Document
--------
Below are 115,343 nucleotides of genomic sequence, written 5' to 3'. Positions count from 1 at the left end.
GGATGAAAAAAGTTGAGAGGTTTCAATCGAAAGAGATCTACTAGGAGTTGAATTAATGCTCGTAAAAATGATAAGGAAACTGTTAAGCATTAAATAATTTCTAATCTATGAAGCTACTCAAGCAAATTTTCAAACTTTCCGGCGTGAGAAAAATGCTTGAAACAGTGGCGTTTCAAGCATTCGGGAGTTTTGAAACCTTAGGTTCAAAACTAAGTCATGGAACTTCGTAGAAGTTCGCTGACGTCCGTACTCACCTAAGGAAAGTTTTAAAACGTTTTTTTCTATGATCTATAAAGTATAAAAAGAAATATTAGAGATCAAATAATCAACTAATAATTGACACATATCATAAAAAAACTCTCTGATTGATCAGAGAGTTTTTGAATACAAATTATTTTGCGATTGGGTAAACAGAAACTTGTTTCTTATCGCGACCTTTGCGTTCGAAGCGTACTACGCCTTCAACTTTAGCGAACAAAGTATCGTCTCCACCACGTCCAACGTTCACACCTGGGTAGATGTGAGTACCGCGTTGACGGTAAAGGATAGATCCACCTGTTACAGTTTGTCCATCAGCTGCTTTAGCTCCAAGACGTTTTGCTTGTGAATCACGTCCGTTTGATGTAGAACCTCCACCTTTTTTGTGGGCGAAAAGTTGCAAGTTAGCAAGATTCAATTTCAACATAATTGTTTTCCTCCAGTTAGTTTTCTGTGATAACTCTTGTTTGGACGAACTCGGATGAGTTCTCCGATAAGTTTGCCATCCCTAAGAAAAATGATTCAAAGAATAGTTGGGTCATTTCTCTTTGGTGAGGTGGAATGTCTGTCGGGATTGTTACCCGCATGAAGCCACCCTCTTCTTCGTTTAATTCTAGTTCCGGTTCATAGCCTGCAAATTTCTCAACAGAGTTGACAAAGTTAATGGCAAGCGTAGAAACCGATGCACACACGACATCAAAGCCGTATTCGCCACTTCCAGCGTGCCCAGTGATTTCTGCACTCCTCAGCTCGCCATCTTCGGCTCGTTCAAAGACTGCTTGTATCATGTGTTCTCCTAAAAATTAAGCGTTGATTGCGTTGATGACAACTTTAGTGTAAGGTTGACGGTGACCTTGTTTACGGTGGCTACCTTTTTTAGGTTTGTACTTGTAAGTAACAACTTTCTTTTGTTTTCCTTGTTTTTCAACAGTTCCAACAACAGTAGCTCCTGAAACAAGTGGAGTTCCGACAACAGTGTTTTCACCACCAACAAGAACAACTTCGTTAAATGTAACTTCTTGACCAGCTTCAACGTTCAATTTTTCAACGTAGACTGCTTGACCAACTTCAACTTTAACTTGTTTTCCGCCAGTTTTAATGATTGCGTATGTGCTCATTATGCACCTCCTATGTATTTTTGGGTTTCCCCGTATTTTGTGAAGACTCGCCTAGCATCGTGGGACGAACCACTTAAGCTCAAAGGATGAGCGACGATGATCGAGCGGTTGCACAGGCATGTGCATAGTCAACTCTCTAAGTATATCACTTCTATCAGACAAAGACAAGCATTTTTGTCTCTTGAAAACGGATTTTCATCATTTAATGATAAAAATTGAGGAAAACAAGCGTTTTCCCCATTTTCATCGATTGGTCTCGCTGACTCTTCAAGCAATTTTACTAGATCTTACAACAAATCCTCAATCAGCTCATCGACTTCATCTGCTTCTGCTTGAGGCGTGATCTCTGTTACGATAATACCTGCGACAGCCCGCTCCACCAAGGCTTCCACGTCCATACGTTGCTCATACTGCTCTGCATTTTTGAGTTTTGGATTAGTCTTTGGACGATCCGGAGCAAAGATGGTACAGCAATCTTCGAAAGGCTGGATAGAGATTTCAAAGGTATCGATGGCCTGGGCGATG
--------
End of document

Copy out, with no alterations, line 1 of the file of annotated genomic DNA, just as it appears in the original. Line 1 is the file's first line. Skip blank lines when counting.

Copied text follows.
Below are 115,343 nucleotides of genomic sequence, written 5' to 3'. Positions count from 1 at the left end.